Defendants 1's contentions regarding the denial of class
certification focus on Class B and its sub-classes. For
example, the alleged numerousness of the sub-class may be
moot due to settlement negotiations and policy changes.
See id. at 5. Several of Plaintiffs' requests
for relief are in the process of being remedied or have
already been remedied. See id. at 6. Further, the
definition that Plaintiffs offer for Class B is not as
fitting as they make it seem because a class member's
ability to pay requires individual, case-by-case
determination, making it hard for this Court to determine who
is and who is not a member of the class. See id. at
4-6. Lastly, a class action is not the only method available
to Plaintiff to adjudicate their alleged controversies.
See id. at 7. The proper avenue for Plaintiffs is a
declaratory judgment action, without class certification.
See id. at 14-15.
1 also contend that Younger abstention is
appropriate. See id. at 8. Plaintiffs' assertion
that the Mayor's Court is biased does not preclude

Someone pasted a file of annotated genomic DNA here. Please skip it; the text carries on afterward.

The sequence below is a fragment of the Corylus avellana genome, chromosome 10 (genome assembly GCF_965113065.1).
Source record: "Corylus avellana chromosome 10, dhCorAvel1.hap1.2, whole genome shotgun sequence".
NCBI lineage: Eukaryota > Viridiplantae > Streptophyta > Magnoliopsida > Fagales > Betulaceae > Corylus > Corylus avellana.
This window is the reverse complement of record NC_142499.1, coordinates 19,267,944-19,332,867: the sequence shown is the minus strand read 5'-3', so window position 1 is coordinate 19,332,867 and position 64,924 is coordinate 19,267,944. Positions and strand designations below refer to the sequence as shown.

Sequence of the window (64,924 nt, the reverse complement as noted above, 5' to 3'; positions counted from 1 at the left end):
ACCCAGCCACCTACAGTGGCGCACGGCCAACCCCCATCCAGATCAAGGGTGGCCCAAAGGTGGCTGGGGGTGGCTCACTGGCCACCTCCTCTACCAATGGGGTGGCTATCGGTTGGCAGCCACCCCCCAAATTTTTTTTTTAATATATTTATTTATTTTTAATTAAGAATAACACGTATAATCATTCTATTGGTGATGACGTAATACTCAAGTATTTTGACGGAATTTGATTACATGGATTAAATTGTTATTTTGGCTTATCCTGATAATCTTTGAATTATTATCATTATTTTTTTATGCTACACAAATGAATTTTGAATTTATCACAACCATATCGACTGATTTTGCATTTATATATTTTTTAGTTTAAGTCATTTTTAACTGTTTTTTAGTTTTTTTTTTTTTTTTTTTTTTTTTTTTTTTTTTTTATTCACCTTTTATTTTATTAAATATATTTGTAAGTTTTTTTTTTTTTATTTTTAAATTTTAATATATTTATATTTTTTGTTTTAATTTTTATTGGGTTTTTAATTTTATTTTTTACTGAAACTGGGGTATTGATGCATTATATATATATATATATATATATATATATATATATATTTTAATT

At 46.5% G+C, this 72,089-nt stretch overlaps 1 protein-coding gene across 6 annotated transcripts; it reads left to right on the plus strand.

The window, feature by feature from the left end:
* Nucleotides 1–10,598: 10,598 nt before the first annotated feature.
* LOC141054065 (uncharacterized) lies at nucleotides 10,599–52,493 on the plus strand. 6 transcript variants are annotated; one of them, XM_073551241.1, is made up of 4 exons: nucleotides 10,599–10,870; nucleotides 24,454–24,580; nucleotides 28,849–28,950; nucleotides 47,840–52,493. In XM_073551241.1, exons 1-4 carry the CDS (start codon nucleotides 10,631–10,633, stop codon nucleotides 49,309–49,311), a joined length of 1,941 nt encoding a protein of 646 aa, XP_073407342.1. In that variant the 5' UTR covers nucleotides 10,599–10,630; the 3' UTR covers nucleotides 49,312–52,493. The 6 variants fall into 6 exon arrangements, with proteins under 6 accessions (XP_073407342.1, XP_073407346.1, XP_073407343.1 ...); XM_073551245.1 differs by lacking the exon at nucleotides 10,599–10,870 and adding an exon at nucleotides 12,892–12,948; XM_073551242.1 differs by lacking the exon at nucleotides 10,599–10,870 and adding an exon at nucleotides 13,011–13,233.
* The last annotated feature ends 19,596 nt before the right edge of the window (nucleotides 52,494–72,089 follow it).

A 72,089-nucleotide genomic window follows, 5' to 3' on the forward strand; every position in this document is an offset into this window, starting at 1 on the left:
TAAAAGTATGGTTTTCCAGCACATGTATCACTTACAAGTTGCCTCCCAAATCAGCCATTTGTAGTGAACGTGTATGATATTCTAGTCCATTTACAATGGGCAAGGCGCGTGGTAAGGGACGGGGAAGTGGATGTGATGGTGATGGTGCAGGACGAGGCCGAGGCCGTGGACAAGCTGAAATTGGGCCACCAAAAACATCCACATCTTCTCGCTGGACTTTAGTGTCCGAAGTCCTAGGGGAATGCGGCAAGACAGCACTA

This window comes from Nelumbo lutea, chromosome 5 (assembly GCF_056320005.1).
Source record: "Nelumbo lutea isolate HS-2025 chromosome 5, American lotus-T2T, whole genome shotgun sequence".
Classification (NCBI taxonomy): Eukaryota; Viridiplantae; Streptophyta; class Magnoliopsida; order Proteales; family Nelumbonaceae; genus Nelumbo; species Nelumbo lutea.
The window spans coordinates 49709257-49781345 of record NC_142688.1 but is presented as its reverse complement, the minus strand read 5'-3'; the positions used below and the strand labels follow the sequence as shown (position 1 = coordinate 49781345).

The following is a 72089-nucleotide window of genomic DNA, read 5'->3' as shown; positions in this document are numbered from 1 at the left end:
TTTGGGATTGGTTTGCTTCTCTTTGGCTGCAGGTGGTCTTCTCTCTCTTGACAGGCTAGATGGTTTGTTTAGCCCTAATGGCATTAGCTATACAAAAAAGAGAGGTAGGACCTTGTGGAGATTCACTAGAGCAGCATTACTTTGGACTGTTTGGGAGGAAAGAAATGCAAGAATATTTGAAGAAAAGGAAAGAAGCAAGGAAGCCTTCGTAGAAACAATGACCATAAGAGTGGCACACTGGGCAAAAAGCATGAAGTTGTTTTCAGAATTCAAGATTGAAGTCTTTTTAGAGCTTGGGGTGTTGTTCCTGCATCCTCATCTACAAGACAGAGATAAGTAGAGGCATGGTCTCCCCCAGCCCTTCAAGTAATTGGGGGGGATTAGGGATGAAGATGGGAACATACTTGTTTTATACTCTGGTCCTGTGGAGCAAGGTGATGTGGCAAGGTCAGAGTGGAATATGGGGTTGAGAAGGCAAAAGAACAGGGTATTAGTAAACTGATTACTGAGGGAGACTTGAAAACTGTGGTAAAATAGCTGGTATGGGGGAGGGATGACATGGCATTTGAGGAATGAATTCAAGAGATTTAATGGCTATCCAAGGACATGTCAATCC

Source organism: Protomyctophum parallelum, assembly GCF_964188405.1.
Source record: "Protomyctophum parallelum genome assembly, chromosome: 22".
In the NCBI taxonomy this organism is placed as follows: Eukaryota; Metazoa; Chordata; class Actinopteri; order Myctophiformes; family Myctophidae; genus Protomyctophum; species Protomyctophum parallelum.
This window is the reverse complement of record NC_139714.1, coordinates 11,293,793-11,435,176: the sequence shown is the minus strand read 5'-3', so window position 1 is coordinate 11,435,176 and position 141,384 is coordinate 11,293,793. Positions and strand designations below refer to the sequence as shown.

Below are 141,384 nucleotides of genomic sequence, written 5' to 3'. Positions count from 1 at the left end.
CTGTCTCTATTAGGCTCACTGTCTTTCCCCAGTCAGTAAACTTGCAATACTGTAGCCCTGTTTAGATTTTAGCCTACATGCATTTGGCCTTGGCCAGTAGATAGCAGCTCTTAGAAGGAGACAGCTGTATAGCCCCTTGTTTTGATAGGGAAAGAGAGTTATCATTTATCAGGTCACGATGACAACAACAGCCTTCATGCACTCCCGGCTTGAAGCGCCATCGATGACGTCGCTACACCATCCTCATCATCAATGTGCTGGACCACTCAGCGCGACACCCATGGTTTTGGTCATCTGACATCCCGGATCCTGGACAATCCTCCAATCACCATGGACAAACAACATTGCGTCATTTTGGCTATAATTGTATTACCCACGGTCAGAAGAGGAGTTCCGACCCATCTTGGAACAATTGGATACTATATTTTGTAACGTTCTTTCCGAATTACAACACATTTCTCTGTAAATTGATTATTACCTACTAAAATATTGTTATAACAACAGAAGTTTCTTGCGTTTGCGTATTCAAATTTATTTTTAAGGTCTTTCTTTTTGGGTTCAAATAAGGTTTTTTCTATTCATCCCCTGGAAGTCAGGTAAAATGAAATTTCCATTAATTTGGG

Younger abstention because Plaintiffs do not have to
file a declaratory judgment action in the Mayor's Court.
See id. They can also file it in the District Court
as to the constitutionally of the Lawrason Act. See
id. Further, the mayor does not solely appoint court
representatives and the salaries of those representatives are
not based on the number of convictions they obtain. See
Defendants Mayor Belinda C. Constant, Magistrate Raymond A.
Osborn, Jr., Magistrate Olden C. Toups, Jr., and Prosecutor
Walter J. LeBlanc (“Defendants 2”)
2 adopt all arguments and position advanced by Defendant 1.
See Rec. Doc. 54 at 1. Defendants 2 add that the
cases Plaintiffs use to support their contentions are
“inapposite to the actual structure of Gretna's
Mayor's Court and the Magistrates who preside over
it.” See id. Magistrate Toups and Osborn ...